A way of treating drug-resistant bacterial infections in people with cystic fibrosis (CF) that draws on preventing the bacteria from taking hold in the lung — through the use of histidine kinase inhibitors — was the focus of a recent review.
The study, by scientists at Wageningen University & Research, Netherlands, is titled “Rationale and Prospects of Targeting Bacterial Two-component Systems for Antibacterial Treatment of Cystic Fibrosis Patients,” and was published in the journal Current Drug Targets.
CF is characterized by the production and accumulation of thick mucus in the lungs, and patients are susceptible to acute and chronic bacterial respiratory infections. Although therapies exist, drug-resistant bacteria is a major concern and approaches with a low potential for resistance an unmet medical need.
Microorganisms that infect the respiratory system of CF patients vary according to the age of the host. In early childhood, respiratory infections are mostly due to Staphylococcus aureus and Haemophilus influenza. In older CF patients, it is more common to find Achromobacter xylosoxidans, Burkholderia cepacia complex, and Pseudomonas aeruginosa as the responsible infectious microorganisms.
Although many different bacterium and fungi can be held responsible for the respiratory infections if CF patients, P. aeruginosa is the most common and associated poor outcomes.
These infectious agents rely on a specific signaling system to adapt to the lung environment, known as the two-component systems (TCS). Composed of two proteins, a sensor histidine kinase (HK) and a response regulator (RR), this signaling and communication system can be found most microorganisms responsible for acute and chronic lung infections in CF patients.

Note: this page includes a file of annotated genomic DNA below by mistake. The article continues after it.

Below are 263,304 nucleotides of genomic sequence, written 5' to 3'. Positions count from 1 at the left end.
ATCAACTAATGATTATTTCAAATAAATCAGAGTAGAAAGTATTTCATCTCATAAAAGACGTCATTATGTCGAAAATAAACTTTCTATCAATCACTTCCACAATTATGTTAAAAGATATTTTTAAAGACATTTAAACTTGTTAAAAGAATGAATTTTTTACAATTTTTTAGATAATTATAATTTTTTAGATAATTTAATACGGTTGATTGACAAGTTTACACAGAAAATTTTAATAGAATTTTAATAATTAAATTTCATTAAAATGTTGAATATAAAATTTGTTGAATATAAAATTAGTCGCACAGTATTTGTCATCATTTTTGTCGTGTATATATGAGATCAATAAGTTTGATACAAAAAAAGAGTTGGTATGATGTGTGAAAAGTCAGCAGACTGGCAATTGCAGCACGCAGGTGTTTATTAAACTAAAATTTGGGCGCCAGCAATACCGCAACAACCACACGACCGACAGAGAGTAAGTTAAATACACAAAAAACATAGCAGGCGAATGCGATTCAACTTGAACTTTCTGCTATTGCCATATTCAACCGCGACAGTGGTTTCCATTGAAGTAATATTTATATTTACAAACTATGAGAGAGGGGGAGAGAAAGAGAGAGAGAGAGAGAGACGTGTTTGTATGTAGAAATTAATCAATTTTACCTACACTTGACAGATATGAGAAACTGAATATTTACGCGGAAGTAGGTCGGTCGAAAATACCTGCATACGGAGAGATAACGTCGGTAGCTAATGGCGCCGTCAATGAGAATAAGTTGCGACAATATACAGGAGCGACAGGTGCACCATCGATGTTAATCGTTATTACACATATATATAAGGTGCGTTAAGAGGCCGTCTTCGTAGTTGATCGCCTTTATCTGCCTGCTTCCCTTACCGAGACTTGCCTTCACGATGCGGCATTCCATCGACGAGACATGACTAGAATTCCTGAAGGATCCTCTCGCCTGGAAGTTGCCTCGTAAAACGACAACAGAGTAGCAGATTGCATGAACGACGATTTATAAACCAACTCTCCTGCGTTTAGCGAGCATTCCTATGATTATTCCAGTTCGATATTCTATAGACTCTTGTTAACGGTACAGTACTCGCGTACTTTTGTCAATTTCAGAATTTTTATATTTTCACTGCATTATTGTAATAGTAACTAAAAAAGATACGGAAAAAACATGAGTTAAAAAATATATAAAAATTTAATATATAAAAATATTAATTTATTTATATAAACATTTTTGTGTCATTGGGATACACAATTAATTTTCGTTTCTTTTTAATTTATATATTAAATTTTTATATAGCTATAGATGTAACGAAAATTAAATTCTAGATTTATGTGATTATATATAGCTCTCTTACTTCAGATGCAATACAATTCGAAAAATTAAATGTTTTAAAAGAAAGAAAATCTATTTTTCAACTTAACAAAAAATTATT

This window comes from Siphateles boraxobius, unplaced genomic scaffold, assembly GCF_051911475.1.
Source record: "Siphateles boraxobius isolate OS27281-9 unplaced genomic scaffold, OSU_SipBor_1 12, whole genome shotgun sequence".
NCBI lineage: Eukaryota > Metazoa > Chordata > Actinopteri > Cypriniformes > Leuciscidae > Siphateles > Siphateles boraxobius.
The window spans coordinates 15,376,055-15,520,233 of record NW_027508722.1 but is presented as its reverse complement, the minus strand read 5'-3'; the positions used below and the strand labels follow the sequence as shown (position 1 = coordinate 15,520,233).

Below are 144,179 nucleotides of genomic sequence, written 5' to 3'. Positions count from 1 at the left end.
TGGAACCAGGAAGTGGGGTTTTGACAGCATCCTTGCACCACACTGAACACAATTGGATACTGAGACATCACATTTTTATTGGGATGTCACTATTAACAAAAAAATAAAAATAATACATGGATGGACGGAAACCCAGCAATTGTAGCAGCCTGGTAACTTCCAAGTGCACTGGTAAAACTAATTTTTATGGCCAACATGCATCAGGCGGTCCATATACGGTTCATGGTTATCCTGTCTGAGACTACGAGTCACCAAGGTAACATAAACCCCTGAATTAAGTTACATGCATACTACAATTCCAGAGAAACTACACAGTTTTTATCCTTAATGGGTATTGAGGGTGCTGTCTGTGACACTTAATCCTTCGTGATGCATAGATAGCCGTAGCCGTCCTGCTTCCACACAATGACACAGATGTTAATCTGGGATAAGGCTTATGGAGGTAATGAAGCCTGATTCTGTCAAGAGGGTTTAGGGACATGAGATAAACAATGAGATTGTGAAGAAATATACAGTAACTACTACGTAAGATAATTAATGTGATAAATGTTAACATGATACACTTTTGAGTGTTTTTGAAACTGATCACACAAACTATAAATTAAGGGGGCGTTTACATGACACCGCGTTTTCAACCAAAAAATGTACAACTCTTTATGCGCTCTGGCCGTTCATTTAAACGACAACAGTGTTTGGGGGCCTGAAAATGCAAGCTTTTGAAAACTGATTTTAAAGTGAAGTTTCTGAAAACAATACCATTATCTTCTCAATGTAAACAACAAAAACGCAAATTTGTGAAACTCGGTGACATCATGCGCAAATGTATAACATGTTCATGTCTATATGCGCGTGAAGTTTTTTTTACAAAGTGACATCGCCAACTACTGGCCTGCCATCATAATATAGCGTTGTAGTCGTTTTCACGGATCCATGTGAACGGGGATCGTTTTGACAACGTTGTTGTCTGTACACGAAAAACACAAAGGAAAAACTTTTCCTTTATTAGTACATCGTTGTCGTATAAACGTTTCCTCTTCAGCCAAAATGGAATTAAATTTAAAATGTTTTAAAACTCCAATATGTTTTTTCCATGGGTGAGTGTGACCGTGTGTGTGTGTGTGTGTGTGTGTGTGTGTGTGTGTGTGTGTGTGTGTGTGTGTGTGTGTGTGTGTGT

Interestingly, the TCS system is absent in humans cells. Because of this, TCS is an attractive target for antibacterial treatments with low potential for toxicity in people.
The researchers suggest in a press release that using bacterial histidine kinase inhibitors to treat bacterial infections in CF patients is a potential way to control virulence, biofilm formation, and antibiotics resistance for the most common infectious microorganisms, including H. influenza, and P. aeruginosa.
They concluded their review by noting that, either alone or in combination with standard care, inhibiting TCS signals may prove to be treatment options against bacterial infections in CF patients.